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SARL Architected Futures™ 2021-09-18 22:39
Welcome to Cybernetic Futures!
Cybernetics is a transdisciplinary approach for exploring regulatory and purposive systems—their structures, constraints, and possibilities. The core concept of the discipline is circular causality or feedback—that is, where the outcomes of actions are taken as inputs for further action. Cybernetics is concerned with such processes however they are embodied, including in environmental, technological, biological, cognitive, and social systems, and in the context of practical activities such as designing, learning, managing, and conversation.
Cybernetics has its origins in the intersection of the fields of control systems, electrical network theory, mechanical engineering, logic modeling, fuzzy logic, evolutionary biology, neuroscience, anthropology, and psychology in the 1940s, often attributed to the Macy Conferences. Since then, cybernetics has become even broader in scope to include work in domains such as design, family therapy, management and organisation, pedagogy, sociology, and the creative arts. At the same time, questions arising from circular causality have been explored in relation to the philosophy of science, ethics, and constructivist approaches. Contemporary cybernetics thus varies widely in scope and focus, with cyberneticians variously adopting and combining technical, scientific, philosophical, creative, and critical approaches.
In architecture and design
Cybernetics was an influence on thinking in architecture and design in the decades after the Second World War. Ashby and Pask were drawn on by design theorists such as Horst Rittel, Christopher Alexander and Bruce Archer. Pask was a consultant to Nicholas Negroponte’s Architecture Machine Group, forerunner of the MIT Media Lab, and collaborated with architect Cedric Price and theatre director Joan Littlewood on the influential Fun Palace project during the 1960s. Pask’s 1950s Musicolour installation was the inspiration for John and Julia Frazer’s work on Price’s Generator project.
There has been a resurgence of interest in cybernetics and systems thinking amongst designers in recent decades, in relation to developments in technology and increasingly complex design challenges. Figures such as Klaus Krippendorff, Paul Pangaro and Ranulph Glanville have made significant contributions to both cybernetics and design research. The connections between the two fields have come to be understood less in terms of application and more as reflections of each other.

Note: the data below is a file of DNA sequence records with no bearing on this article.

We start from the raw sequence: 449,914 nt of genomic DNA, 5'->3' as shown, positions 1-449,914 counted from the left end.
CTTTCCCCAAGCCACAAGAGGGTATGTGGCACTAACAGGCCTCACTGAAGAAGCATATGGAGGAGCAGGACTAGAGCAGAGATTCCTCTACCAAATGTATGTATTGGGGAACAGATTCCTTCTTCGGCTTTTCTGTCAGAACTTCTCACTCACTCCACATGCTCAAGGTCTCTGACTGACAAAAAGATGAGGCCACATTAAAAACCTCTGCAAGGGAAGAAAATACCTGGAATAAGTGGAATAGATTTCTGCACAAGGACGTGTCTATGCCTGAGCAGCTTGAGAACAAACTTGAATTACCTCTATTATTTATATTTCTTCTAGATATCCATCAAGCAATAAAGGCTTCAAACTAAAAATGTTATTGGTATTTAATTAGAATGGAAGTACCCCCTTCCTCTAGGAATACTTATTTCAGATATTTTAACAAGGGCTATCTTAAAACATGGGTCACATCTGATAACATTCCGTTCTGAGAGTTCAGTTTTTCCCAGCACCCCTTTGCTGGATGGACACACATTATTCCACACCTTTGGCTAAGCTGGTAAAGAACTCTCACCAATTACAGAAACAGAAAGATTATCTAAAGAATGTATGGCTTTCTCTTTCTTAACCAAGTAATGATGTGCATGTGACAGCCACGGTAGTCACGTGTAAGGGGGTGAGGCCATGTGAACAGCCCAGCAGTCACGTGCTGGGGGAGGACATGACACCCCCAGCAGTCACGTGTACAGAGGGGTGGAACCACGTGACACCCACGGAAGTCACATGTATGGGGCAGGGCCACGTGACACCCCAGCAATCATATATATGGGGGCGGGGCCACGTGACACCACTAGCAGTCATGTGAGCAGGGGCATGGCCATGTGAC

Heinz von Foerster attributes the origin of second-order cybernetics to the attempts by cyberneticians to construct a model of the mind:
… a brain is required to write a theory of a brain. From this follows that a theory of the brain, that has any aspirations for completeness, has to account for the writing of this theory. And even more fascinating, the writer of this theory has to account for her or himself. Translated into the domain of cybernetics; the cybernetician, by entering his own domain, has to account for his or her own activity. Cybernetics then becomes cybernetics of cybernetics, or second-order cybernetics.
Many cyberneticians draw a sharp distinction between first and second order cybernetics, others stress the continuity between the two, and the implicit second order qualities of earlier cybernetics.
The anthropologists Gregory Bateson and Margaret Mead contrasted first and second-order cybernetics with this diagram in an interview in 1973. Referring to the Macy conferences, it emphasizes the requirement for a participant observer in the second order case:
- … essentially your ecosystem, your organism-plus-environment, is to be considered as a single circuit.
- … from information to coupling
- … from the reproduction of “order-from-order” (Schroedinger 1944) to the generation of “order-from-noise” (von Foerster 1960)
- … from transmission of data to conversation
- … from external observation to participant observation – an approach that could be assimilated to Maturana and Varela‘s concept of autopoiesis.
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